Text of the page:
Davidson's Fort (Aug 1776-1796), Old Fort, NC 28762
A state militia fort used against the Cherokee and Tories. Also known as Fort Rutherford, Upper Fort or Fort Royal: For 20 years from 1756 to 1776, the settlement was the westernmost outpost of Colonial Civilization. The State of North Carolina then extended to the Mississippi River. When war was declared between the Colonials and the British, the Cherokee sided with the latter forcing the Colonials to fight enemies on two fronts. By the mid 1700’s, more settlers came up the Catawba Valley. In 1763, the British and the Cherokee nation made a treaty agreeing that the British would settle no farther west than the crest of the Blue Ridge Mountains (today it would be online with the continental divide). Around 1770 Samuel Davidson purchased a boundary of land, which included the present site of Old Fort, consisting of 640 acres or one square mile. A stockade was raised upon a portion of this land (Aug 1776), A portion of General Rutherford’s men were left behind to constructed it “to guard and range the country while General Rutherford left with an expedition against the Cherokee. Samuel Davidson as the owner of hundreds of acres surrounding the area known today as Old Fort including a grist mill on Davidson’s Mill Creek, today it is simply Mill Creek.
In the April 1933 edition of the N.C. Historical and Genealogical Record, Vol. 2, Number 2, an article by Mary M. Greenlee titled, appeared with the following information: During the Revolutionary War, the Davidson family lived in Old Fort on property owned by Samuel Davidson including a grist mill. John Davidson (John Davidson (1757-1832). In a Declaration of Military Service dated 8 Aug 1832 he stated that he was born in Augusta (now Rockbridge) County on October 20th 1757; was living in Botetourt (County south of present Rockbridge County)when called into service(Lyman Chalkey,Vol II, p. 481) lived on the property for many years. There is a question as to which John Davidson this might be, stay tuned for future revisions. The article is shown on page 17 under the heading of Wheeler’s Historical Sketches of North Carolina. This reference provides an important explanation of the fort’s location. In the University of North Carolina Magazine, Volume 1, Number 4 an article appears by David L. Swain dated 1852 speaking to the stockade at the old fort built by General Griffith Rutherford in August 1776 during his Cherokee expedition. Pension applications from members of Rutherford’s militia describe their duties including construction of a fort on property owned by Samuel Davidson. Samuel Davidson was born in Ireland and traveled as an infant to America with his family. He and his brother Major William Davidson were twins. In the spring of 1784, Samuel Davidson had decided to move across the Blue Ridge and build a cabin near what is now Azalea, Indians took a bell from his grazing horse and used it to lure him to his death. His wife, baby, and servant girl fled back across the Continental Divide, down the mountain to Davidson’s Fort and safety.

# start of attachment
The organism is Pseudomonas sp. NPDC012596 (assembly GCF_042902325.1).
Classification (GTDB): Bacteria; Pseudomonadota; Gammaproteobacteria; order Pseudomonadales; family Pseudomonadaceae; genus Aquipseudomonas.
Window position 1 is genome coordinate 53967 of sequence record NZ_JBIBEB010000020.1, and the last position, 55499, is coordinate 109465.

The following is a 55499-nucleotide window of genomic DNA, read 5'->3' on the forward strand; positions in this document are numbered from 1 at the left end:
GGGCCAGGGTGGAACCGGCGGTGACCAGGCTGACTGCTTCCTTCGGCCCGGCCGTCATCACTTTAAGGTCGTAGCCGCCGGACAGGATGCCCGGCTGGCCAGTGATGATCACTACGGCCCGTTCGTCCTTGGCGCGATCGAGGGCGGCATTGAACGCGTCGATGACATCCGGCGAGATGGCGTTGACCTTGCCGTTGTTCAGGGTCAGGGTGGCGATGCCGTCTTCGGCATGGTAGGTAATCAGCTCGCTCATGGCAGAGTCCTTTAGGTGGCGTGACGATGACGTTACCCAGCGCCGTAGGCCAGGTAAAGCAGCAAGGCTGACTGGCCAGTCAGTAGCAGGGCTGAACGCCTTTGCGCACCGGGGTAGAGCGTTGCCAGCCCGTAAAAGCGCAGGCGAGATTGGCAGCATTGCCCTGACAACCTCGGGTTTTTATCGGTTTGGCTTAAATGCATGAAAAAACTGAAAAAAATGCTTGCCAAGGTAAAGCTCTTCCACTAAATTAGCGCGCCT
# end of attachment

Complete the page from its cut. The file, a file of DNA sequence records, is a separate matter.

In 1776, General Griffin Rutherford led a band of 2,500 militiamen in a campaign against the Cherokee, bivouacking at Davidson’s tiny Fort before crossing the Blue Ridge and into what is now Swain County. Thirty Indian towns, along with crops and stored food was attacked and destroyed by Rutherford and his men. The Cherokee never fully recovered from the devastation. Most of the tribal members fled prior to the attack, so few lives were lost on either side. In his western drive against the Cherokee Nation, Rutherford is credited with the first “scorched earth” warfare in the Americas, so tellingly employed later by General Sherman in the Civil War. He and his men burned a great number of villages and crops as they drove the Indians farther west.
In 1796 Inferior Court Minutes of Burke County refers to the fort as Samuel Davidson's Fort.
In 1871 the 2,200-acre plantation of George Samuel Franklin Davidson (son of Gen Ephraim Davidson, who was son of Col George Davidson, who was brother to Samuel Davidson) was sold for thirty thousand dollars to the Catawba Vale Land Association, two years after the Western North Carolina railroad had reached Old Fort. On Jan 25 1872 the town of Catawba Vale was chartered “The Town of Catawba Vale was quite large on paper, but small on the ground,” wrote one of the speculators in the letter to a friend up north. The legislature named the town Old Fort Feb 21, 1873, a fitting tribute to Samuel Davidson.
The Western Carolina Railway had reached Old Fort in 1869. The circuitous route of the track through the western hills to the top of the mountains at Ridgecrest was made necessary because of the lack of earthmoving machinery and by the need to keep the grade easy enough for a steam engine to pull a train of heavy cars. In March 1879, the Swannanoa Tunnel was completed and the road reached Asheville in 1880. Seven hand-dug tunnels, nine miles of track, and eleven years later, the new railroad reached Asheville. Three hundred lives were lost building the Western Carolina Railroad; nonetheless, the coming of the railroad meant economic, intellectual, and industrial opportunity from the mountain people.
Source: Mountain Gateway Museum (McDowell County, North Carolina).